From where she sat beside Samuel’s bed, Patience tested a knot just above his brow. A loud groan split the quiet of their cramped London residence. Even in a disjointed slumber, he moaned through his pain. He was better off for it. Better for her to tend his wounds this way than if he were fully alert.
“Mean Jack seized him by the breeches, miss,” Jeremy Tufts said from the doorway, calling her attention to where he’d been standing since he’d carried Samuel back from another failed match. “Not his fault.” She heard the defensive thread there. Two years younger than her twenty-year-old brother, Jeremy had expressed an admiration for the Storm family that came from their connection to the late bare-knuckle-fighting legend “The Tempest.”
“No,” she agreed. Not Samuel’s fault. But he should know better. She’d instructed him more times than she could count. Not everyone honored Broughton’s rules that governed fighting, and if one expected them to, one would find oneself as battered as Samuel was now. With a sigh, she bit back those words for his loyal friend. It would do no one good to speak now on all the reasons Sam had lost—again. “Thank you for helping him home.”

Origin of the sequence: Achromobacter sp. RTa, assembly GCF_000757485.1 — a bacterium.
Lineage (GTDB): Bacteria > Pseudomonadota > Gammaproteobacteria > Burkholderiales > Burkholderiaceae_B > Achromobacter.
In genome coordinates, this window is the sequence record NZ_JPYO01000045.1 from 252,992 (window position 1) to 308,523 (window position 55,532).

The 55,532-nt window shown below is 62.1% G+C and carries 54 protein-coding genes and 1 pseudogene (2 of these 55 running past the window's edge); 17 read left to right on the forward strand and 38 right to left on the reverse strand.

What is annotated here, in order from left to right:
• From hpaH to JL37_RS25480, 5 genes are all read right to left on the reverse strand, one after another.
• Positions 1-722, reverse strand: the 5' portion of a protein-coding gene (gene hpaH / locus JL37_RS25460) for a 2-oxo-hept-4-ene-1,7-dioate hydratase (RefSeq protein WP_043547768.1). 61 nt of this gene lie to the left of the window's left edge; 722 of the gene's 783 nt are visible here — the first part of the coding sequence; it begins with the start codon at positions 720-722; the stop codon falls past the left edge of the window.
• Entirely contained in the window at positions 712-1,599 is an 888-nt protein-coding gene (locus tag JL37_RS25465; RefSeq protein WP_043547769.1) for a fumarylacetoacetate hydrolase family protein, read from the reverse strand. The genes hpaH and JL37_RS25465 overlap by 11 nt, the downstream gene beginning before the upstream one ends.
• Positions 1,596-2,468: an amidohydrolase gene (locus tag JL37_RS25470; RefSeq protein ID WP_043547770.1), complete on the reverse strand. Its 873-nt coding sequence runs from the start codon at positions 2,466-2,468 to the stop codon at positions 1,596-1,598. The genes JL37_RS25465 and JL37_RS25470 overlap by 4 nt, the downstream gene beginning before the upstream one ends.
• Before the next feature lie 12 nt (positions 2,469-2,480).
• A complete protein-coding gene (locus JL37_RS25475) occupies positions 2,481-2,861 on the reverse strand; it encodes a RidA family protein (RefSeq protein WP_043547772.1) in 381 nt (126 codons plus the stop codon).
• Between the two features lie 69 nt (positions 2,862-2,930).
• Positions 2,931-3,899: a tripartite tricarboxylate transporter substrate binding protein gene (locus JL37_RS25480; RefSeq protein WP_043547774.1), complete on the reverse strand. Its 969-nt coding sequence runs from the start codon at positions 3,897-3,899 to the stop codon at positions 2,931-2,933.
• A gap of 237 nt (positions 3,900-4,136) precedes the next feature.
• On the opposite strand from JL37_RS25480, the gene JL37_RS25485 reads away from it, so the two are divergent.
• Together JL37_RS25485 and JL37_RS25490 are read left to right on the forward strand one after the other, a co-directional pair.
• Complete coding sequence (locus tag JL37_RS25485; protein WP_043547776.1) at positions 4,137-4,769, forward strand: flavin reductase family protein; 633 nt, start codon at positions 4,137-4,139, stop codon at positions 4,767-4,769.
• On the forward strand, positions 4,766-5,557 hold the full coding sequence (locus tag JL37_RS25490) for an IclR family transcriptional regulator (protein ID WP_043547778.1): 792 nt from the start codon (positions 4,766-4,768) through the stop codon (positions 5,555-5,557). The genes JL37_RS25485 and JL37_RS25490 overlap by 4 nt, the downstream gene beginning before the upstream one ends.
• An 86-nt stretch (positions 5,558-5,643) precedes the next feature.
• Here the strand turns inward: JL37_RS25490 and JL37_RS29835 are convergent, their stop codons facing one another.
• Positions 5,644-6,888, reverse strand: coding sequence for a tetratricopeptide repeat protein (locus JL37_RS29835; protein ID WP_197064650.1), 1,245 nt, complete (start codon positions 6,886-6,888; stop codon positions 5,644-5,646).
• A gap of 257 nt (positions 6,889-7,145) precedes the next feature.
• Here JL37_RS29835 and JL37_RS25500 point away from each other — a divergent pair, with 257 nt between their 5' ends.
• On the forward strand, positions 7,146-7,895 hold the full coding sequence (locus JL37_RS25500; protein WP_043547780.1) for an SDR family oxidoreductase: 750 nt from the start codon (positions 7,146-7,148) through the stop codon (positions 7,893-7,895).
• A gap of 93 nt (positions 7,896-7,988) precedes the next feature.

“Do ya need anything?” he asked, scrabbling with the hat in his hands.
A miracle, a fortune, and some fighting sense for her brother. Short of those, there was nothing she required. She forced a smile, her muscles strained under the weight of that falseness. “No. I’ll send word should I need you,” she assured him.
After he’d gone, Patience soaked a scrap of linen. After wringing out the excess moisture, she lowered the cloth to Samuel’s swollen right eye. He stirred, attempting to open his eyes, and then groaned. “Here,” she murmured. A knot had already formed just above his red eyebrow. Come tomorrow, he’d be fortunate if he had a slit he could even see light through. She prodded that wound, eliciting another agonized moan, a sound befitting a wounded pup their sister, Ruth, had once brought in to nurse back to health years earlier.